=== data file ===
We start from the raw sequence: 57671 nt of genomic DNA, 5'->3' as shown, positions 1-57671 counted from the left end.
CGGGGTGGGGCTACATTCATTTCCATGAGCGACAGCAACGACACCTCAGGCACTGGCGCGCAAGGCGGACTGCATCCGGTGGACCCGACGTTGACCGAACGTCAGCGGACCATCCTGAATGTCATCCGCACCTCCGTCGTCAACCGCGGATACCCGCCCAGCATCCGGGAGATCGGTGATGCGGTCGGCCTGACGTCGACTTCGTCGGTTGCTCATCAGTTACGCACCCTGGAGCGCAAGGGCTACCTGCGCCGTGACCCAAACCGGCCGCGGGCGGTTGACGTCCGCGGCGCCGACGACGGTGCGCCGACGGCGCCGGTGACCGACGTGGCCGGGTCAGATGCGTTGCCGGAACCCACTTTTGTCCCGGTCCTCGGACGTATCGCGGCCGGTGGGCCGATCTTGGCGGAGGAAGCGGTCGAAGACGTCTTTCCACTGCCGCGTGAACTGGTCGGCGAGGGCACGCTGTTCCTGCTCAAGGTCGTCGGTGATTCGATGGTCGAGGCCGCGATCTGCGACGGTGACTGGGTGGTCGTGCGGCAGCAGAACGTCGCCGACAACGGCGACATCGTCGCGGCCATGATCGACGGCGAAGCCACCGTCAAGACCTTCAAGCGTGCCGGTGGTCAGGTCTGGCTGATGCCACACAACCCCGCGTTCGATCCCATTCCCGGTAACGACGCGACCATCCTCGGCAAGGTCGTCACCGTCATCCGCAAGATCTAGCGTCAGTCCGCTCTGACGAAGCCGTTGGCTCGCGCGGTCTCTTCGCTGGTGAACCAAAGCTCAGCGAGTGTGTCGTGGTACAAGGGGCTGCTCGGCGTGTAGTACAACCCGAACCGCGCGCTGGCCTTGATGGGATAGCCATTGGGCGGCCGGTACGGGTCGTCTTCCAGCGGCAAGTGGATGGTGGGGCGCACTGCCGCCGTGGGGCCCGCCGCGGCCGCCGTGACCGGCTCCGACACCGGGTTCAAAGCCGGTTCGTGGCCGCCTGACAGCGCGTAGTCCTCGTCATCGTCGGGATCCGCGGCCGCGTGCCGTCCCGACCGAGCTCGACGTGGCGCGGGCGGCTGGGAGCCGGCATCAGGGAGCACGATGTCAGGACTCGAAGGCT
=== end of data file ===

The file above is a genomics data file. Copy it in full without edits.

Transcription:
We start from the raw sequence: 57671 nt of genomic DNA, 5'->3' as shown, positions 1-57671 counted from the left end.
CGGGGTGGGGCTACATTCATTTCCATGAGCGACAGCAACGACACCTCAGGCACTGGCGCGCAAGGCGGACTGCATCCGGTGGACCCGACGTTGACCGAACGTCAGCGGACCATCCTGAATGTCATCCGCACCTCCGTCGTCAACCGCGGATACCCGCCCAGCATCCGGGAGATCGGTGATGCGGTCGGCCTGACGTCGACTTCGTCGGTTGCTCATCAGTTACGCACCCTGGAGCGCAAGGGCTACCTGCGCCGTGACCCAAACCGGCCGCGGGCGGTTGACGTCCGCGGCGCCGACGACGGTGCGCCGACGGCGCCGGTGACCGACGTGGCCGGGTCAGATGCGTTGCCGGAACCCACTTTTGTCCCGGTCCTCGGACGTATCGCGGCCGGTGGGCCGATCTTGGCGGAGGAAGCGGTCGAAGACGTCTTTCCACTGCCGCGTGAACTGGTCGGCGAGGGCACGCTGTTCCTGCTCAAGGTCGTCGGTGATTCGATGGTCGAGGCCGCGATCTGCGACGGTGACTGGGTGGTCGTGCGGCAGCAGAACGTCGCCGACAACGGCGACATCGTCGCGGCCATGATCGACGGCGAAGCCACCGTCAAGACCTTCAAGCGTGCCGGTGGTCAGGTCTGGCTGATGCCACACAACCCCGCGTTCGATCCCATTCCCGGTAACGACGCGACCATCCTCGGCAAGGTCGTCACCGTCATCCGCAAGATCTAGCGTCAGTCCGCTCTGACGAAGCCGTTGGCTCGCGCGGTCTCTTCGCTGGTGAACCAAAGCTCAGCGAGTGTGTCGTGGTACAAGGGGCTGCTCGGCGTGTAGTACAACCCGAACCGCGCGCTGGCCTTGATGGGATAGCCATTGGGCGGCCGGTACGGGTCGTCTTCCAGCGGCAAGTGGATGGTGGGGCGCACTGCCGCCGTGGGGCCCGCCGCGGCCGCCGTGACCGGCTCCGACACCGGGTTCAAAGCCGGTTCGTGGCCGCCTGACAGCGCGTAGTCCTCGTCATCGTCGGGATCCGCGGCCGCGTGCCGTCCCGACCGAGCTCGACGTGGCGCGGGCGGCTGGGAGCCGGCATCAGGGAGCACGATGTCAGGACTCGAAGGCT